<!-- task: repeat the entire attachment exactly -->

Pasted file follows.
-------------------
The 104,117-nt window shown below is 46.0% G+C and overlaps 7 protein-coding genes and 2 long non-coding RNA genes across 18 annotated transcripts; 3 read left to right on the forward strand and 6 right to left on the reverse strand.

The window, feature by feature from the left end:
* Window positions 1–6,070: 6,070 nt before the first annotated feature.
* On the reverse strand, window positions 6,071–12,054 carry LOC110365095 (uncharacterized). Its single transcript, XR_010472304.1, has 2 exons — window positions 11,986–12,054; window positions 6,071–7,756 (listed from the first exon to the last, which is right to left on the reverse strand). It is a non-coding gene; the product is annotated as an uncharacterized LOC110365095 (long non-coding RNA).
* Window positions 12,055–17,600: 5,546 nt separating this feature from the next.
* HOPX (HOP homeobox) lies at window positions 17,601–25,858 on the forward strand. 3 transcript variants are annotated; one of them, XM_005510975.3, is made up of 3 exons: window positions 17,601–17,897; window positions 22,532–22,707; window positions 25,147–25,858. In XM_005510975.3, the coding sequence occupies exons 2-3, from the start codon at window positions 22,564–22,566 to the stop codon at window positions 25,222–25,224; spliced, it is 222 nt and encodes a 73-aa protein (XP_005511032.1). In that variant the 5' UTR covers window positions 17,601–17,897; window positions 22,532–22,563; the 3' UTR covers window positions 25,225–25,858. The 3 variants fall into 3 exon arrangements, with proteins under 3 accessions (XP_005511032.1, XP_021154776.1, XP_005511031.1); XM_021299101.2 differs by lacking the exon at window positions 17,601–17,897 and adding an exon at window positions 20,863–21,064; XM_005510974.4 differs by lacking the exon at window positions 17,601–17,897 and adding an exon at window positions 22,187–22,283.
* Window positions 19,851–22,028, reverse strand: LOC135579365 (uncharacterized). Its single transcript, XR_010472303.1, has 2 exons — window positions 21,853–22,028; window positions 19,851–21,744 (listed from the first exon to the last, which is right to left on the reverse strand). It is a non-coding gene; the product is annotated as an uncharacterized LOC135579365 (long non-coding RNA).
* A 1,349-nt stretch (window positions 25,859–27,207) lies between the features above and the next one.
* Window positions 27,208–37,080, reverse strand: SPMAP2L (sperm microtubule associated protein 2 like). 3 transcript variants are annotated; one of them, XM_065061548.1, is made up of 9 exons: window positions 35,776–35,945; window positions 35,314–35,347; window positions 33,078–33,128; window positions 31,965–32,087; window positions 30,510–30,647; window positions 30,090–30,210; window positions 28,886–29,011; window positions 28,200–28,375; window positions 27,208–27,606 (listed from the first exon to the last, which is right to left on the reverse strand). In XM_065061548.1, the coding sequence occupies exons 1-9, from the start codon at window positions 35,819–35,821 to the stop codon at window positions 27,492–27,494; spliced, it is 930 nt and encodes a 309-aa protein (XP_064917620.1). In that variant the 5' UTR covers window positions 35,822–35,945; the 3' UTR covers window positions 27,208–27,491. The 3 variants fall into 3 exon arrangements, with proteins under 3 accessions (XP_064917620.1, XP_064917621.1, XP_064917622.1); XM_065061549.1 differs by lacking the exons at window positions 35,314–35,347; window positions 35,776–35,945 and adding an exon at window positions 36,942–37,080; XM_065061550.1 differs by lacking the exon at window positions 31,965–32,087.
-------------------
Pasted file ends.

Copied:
The 104,117-nt window shown below is 46.0% G+C and overlaps 7 protein-coding genes and 2 long non-coding RNA genes across 18 annotated transcripts; 3 read left to right on the forward strand and 6 right to left on the reverse strand.

The window, feature by feature from the left end:
* Window positions 1–6,070: 6,070 nt before the first annotated feature.
* On the reverse strand, window positions 6,071–12,054 carry LOC110365095 (uncharacterized). Its single transcript, XR_010472304.1, has 2 exons — window positions 11,986–12,054; window positions 6,071–7,756 (listed from the first exon to the last, which is right to left on the reverse strand). It is a non-coding gene; the product is annotated as an uncharacterized LOC110365095 (long non-coding RNA).
* Window positions 12,055–17,600: 5,546 nt separating this feature from the next.
* HOPX (HOP homeobox) lies at window positions 17,601–25,858 on the forward strand. 3 transcript variants are annotated; one of them, XM_005510975.3, is made up of 3 exons: window positions 17,601–17,897; window positions 22,532–22,707; window positions 25,147–25,858. In XM_005510975.3, the coding sequence occupies exons 2-3, from the start codon at window positions 22,564–22,566 to the stop codon at window positions 25,222–25,224; spliced, it is 222 nt and encodes a 73-aa protein (XP_005511032.1). In that variant the 5' UTR covers window positions 17,601–17,897; window positions 22,532–22,563; the 3' UTR covers window positions 25,225–25,858. The 3 variants fall into 3 exon arrangements, with proteins under 3 accessions (XP_005511032.1, XP_021154776.1, XP_005511031.1); XM_021299101.2 differs by lacking the exon at window positions 17,601–17,897 and adding an exon at window positions 20,863–21,064; XM_005510974.4 differs by lacking the exon at window positions 17,601–17,897 and adding an exon at window positions 22,187–22,283.
* Window positions 19,851–22,028, reverse strand: LOC135579365 (uncharacterized). Its single transcript, XR_010472303.1, has 2 exons — window positions 21,853–22,028; window positions 19,851–21,744 (listed from the first exon to the last, which is right to left on the reverse strand). It is a non-coding gene; the product is annotated as an uncharacterized LOC135579365 (long non-coding RNA).
* A 1,349-nt stretch (window positions 25,859–27,207) lies between the features above and the next one.
* Window positions 27,208–37,080, reverse strand: SPMAP2L (sperm microtubule associated protein 2 like). 3 transcript variants are annotated; one of them, XM_065061548.1, is made up of 9 exons: window positions 35,776–35,945; window positions 35,314–35,347; window positions 33,078–33,128; window positions 31,965–32,087; window positions 30,510–30,647; window positions 30,090–30,210; window positions 28,886–29,011; window positions 28,200–28,375; window positions 27,208–27,606 (listed from the first exon to the last, which is right to left on the reverse strand). In XM_065061548.1, the coding sequence occupies exons 1-9, from the start codon at window positions 35,819–35,821 to the stop codon at window positions 27,492–27,494; spliced, it is 930 nt and encodes a 309-aa protein (XP_064917620.1). In that variant the 5' UTR covers window positions 35,822–35,945; the 3' UTR covers window positions 27,208–27,491. The 3 variants fall into 3 exon arrangements, with proteins under 3 accessions (XP_064917620.1, XP_064917621.1, XP_064917622.1); XM_065061549.1 differs by lacking the exons at window positions 35,314–35,347; window positions 35,776–35,945 and adding an exon at window positions 36,942–37,080; XM_065061550.1 differs by lacking the exon at window positions 31,965–32,087.